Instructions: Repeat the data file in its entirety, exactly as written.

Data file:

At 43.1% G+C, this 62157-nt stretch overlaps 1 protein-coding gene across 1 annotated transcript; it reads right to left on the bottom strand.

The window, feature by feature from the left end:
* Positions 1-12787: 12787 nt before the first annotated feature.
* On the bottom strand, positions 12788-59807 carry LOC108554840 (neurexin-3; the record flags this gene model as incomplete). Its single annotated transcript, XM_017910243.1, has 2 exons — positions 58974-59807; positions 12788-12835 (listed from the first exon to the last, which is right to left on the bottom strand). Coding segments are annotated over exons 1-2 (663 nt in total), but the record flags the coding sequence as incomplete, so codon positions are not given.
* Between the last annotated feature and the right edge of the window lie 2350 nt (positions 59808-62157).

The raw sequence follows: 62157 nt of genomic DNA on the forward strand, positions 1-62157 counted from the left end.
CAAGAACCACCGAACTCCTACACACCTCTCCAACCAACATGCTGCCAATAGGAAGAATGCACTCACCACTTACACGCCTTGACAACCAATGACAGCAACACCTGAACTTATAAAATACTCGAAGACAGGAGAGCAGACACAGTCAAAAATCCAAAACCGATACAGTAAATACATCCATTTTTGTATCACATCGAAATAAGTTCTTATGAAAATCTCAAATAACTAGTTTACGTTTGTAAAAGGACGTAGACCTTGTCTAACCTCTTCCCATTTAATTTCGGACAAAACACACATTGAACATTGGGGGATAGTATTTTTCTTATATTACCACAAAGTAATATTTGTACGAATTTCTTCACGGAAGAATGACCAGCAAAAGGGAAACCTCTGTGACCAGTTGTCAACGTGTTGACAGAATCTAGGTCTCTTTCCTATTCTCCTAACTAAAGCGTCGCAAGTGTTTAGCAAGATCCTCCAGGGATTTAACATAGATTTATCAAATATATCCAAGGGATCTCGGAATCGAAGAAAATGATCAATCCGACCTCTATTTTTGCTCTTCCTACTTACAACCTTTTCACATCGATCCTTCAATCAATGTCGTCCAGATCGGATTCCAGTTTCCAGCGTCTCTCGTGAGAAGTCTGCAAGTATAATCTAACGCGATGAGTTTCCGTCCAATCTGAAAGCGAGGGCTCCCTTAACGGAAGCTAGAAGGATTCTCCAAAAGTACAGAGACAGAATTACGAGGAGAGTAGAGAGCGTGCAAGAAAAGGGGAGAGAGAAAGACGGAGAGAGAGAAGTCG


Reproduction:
At 43.1% G+C, this 62157-nt stretch overlaps 1 protein-coding gene across 1 annotated transcript; it reads right to left on the bottom strand.

The window, feature by feature from the left end:
* Positions 1-12787: 12787 nt before the first annotated feature.
* On the bottom strand, positions 12788-59807 carry LOC108554840 (neurexin-3; the record flags this gene model as incomplete). Its single annotated transcript, XM_017910243.1, has 2 exons — positions 58974-59807; positions 12788-12835 (listed from the first exon to the last, which is right to left on the bottom strand). Coding segments are annotated over exons 1-2 (663 nt in total), but the record flags the coding sequence as incomplete, so codon positions are not given.
* Between the last annotated feature and the right edge of the window lie 2350 nt (positions 59808-62157).

The raw sequence follows: 62157 nt of genomic DNA on the forward strand, positions 1-62157 counted from the left end.
CAAGAACCACCGAACTCCTACACACCTCTCCAACCAACATGCTGCCAATAGGAAGAATGCACTCACCACTTACACGCCTTGACAACCAATGACAGCAACACCTGAACTTATAAAATACTCGAAGACAGGAGAGCAGACACAGTCAAAAATCCAAAACCGATACAGTAAATACATCCATTTTTGTATCACATCGAAATAAGTTCTTATGAAAATCTCAAATAACTAGTTTACGTTTGTAAAAGGACGTAGACCTTGTCTAACCTCTTCCCATTTAATTTCGGACAAAACACACATTGAACATTGGGGGATAGTATTTTTCTTATATTACCACAAAGTAATATTTGTACGAATTTCTTCACGGAAGAATGACCAGCAAAAGGGAAACCTCTGTGACCAGTTGTCAACGTGTTGACAGAATCTAGGTCTCTTTCCTATTCTCCTAACTAAAGCGTCGCAAGTGTTTAGCAAGATCCTCCAGGGATTTAACATAGATTTATCAAATATATCCAAGGGATCTCGGAATCGAAGAAAATGATCAATCCGACCTCTATTTTTGCTCTTCCTACTTACAACCTTTTCACATCGATCCTTCAATCAATGTCGTCCAGATCGGATTCCAGTTTCCAGCGTCTCTCGTGAGAAGTCTGCAAGTATAATCTAACGCGATGAGTTTCCGTCCAATCTGAAAGCGAGGGCTCCCTTAACGGAAGCTAGAAGGATTCTCCAAAAGTACAGAGACAGAATTACGAGGAGAGTAGAGAGCGTGCAAGAAAAGGGGAGAGAGAAAGACGGAGAGAGAGAAGTCG